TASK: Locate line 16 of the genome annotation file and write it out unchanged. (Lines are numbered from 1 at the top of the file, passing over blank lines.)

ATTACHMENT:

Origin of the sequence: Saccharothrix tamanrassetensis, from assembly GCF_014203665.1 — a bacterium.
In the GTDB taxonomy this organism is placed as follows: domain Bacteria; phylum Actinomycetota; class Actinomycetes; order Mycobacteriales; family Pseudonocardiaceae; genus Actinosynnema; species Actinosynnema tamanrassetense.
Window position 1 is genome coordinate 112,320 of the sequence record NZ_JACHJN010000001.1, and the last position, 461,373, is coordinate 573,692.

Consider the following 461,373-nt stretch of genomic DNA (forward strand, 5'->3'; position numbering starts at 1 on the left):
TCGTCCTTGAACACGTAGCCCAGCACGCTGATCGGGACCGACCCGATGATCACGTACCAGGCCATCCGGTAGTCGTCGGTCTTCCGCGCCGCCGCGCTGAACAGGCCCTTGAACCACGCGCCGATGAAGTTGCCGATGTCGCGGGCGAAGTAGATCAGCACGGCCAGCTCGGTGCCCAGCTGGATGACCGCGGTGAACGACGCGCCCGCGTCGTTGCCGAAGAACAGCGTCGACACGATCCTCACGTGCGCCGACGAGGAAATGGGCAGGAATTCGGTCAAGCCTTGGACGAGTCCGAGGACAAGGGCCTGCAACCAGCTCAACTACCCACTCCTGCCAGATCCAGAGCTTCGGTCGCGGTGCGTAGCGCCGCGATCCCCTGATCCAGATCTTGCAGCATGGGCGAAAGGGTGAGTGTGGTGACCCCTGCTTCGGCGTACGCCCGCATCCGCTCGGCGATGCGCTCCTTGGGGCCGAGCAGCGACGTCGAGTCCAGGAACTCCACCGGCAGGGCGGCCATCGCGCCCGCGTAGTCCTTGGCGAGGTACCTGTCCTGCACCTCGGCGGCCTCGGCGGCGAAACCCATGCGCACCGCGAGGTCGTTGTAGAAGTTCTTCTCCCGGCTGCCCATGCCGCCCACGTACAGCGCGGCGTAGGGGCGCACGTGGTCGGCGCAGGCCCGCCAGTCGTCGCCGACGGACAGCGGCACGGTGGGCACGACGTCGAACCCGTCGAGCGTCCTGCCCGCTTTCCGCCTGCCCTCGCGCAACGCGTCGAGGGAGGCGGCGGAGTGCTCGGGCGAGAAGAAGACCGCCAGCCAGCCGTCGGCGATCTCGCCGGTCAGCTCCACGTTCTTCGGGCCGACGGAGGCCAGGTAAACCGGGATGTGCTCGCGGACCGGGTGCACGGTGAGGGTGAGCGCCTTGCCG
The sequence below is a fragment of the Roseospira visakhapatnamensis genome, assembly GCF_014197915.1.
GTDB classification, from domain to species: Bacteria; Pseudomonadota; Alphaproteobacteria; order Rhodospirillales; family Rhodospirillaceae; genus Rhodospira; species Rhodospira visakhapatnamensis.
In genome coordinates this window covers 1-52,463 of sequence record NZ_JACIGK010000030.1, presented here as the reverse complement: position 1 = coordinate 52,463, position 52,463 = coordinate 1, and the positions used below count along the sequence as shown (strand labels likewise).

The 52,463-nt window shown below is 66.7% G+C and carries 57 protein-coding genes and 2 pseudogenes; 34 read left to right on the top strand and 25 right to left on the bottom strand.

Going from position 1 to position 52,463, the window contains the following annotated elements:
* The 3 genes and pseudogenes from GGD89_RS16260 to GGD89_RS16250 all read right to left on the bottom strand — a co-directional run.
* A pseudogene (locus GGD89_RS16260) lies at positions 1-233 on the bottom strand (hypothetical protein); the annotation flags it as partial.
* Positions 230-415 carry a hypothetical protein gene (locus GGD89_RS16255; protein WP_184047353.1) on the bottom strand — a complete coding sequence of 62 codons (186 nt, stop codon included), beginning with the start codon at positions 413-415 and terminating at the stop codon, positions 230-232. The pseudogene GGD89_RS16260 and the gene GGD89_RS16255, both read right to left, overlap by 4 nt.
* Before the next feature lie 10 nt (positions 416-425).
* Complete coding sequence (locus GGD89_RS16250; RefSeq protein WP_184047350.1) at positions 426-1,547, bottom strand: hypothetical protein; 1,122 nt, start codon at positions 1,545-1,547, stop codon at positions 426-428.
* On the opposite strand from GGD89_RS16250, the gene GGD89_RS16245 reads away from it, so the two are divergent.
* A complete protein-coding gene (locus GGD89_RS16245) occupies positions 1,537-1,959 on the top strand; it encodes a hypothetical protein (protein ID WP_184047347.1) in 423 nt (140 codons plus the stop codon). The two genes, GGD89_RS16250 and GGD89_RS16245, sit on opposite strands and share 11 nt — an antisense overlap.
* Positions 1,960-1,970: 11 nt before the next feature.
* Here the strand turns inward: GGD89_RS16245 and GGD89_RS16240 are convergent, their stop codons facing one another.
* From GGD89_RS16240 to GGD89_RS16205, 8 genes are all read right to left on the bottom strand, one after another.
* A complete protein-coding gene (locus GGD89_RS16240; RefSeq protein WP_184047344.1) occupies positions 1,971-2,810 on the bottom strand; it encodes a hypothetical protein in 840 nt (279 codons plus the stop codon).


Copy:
* On the opposite strand from GGD89_RS16250, the gene GGD89_RS16245 reads away from it, so the two are divergent.